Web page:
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179 of 180 people found the following review helpful
Terry Pratchett is, as far as I'm concerned, the funniest writer to ever live, and while The Unadulterated Cat flies far afield of the mythical Discworld universe, it is simply hilarious. You don't have to be a cat lover to enjoy it, but only the cat lover can appreciate the strong current of truth that runs throughout this wildly comical look at the world of our feline friends. The Campaign For Real Cats, Pratchett tells us, wants to celebrate the dwindling number of Real Cats in the world by helping people identify Real Cats among their modern, Unreal Cat compatriots. To this end, Pratchett goes about describing how to spot a Real Cat in any of its several variations, defines eleven types of cats such as your classic farm cat, boot-faced cat (as Real as they come), arch-villain's cat (always Unreal), and cartoon cats. He offers useful tips on naming cats, describes common illnesses such as impatient feet, gives tips on feeding and disciplining cats, describes common cat games, indulges in the theory of the Schrodinger, time-traveling cat, looks at the cat in history, and offers other insightful, highly comical ideas and theories on cat-ness in general. All of these subjects are examined, of course, from the point of the view of the cat. By far the funniest and most insightful section is devoted to the games cats play; the book's worth acquiring for this one section alone.
I should point out the fact that this is in no way a useful guide for current or potential cat-owners; this is rollicking comedy from first page to last. Given this point, there are still a number of astute observations that will make cat lovers smile and perhaps even guffaw, for the behaviors Pratchett expounds upon are quite familiar to those sharing their lives with feline friends. Pratchett really captures the cat personality remarkably well at times; for example, he expounds upon the common shifty look cats wear by describing one particular cat as breathing in a manner that suggests it is stealing air with every breath it takes. This book is so insightful and screamingly funny that all Pratchett fans will surely get a big kick out of it. The numerous cartoons of Gray Jolliffe that fill this little book are also excellent, simple yet evocative. The Unadulterated Cat is a short read, mind you, requiring much less than an hour's effort, but it is so good that upon finishing it, you are quite likely to turn all the way back to the beginning and start again or, at the very least, go back to the sections you enjoyed the most and read them once more.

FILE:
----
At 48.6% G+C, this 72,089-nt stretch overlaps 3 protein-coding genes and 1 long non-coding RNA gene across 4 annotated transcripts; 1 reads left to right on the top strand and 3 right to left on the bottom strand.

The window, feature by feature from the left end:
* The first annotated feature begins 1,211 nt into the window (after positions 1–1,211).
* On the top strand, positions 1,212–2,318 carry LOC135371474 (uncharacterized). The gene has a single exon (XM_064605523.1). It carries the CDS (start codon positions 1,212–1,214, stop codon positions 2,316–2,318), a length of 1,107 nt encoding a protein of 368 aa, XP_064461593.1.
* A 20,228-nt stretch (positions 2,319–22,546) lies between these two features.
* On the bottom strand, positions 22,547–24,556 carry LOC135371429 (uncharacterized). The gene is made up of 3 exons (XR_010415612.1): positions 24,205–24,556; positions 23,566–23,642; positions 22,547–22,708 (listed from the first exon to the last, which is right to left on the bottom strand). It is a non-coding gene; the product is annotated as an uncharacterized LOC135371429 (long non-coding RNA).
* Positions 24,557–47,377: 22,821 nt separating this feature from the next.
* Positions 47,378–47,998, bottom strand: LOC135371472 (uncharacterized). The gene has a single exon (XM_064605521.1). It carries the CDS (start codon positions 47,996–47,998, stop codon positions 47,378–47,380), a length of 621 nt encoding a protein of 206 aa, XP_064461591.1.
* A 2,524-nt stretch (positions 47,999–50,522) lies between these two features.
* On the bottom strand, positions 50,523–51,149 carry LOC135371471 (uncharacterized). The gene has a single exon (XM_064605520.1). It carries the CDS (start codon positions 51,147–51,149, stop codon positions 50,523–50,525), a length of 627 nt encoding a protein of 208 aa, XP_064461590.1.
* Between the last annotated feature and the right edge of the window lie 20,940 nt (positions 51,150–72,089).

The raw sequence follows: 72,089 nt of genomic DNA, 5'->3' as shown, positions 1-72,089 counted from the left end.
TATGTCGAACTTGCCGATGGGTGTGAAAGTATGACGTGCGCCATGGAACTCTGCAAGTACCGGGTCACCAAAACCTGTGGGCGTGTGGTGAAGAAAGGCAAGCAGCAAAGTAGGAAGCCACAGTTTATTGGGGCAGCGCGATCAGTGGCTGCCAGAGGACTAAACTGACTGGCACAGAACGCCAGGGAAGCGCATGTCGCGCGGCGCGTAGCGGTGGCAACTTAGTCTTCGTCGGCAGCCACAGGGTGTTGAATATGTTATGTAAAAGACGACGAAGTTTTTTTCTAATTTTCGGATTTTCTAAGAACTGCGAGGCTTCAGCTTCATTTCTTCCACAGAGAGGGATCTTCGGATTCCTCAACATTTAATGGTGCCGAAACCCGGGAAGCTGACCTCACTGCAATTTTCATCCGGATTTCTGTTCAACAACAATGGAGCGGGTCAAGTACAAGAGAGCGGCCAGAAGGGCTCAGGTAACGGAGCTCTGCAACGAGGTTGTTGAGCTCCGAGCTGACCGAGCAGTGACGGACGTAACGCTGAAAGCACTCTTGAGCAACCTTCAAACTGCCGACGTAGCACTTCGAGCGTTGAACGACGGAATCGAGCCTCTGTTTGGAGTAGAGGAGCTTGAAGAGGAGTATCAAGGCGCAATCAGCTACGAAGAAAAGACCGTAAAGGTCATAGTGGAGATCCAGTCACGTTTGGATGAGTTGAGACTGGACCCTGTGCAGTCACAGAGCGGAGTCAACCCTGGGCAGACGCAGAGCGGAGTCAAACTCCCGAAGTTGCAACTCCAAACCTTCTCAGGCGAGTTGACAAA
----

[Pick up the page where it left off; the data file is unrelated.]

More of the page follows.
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58 of 62 people found the following review helpful
on January 12, 2000
A definite must-have for anyone who is owned by a cat, or several cats in my case. Full of gems which describe cat behaviour perfectly (just why are they always on the wrong side of any door?) and makes no attempt to explain anything - cats are inscrutable, after all. Typical stylish and side-splitting writing you'll be familiar with from the Discworld series, and Gray Joliffe's cartoons really bring the book to life. Buy two, if your friends are like mine they'll like it so much they'll forget to bring it back - and if you're like me you'll just keep re-stocking :-)
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52 of 57 people found the following review helpful
on January 23, 2002
After reading a spellbinding 2000+ pages fantasy trilogy I needed something light and funny. The Unadulterated Cat did the trick perfectly. This book is about what a Real cats should be, and also what they shouldn't be. About what they do, and eat, what to call them, etc.
No doubt you will enjoy this book, even if you don't have a cat (I don't). It's got good ole witty Pratchett style, with the habitual footnotes, and Gray Jolliffe's cartoons are terrific. It's read in no time and and will have you bursting out laughing incontrollably.
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15 of 15 people found the following review helpful
on October 10, 2005
every cat owner will love this book, but it's definitely not pratchett at the top of his game.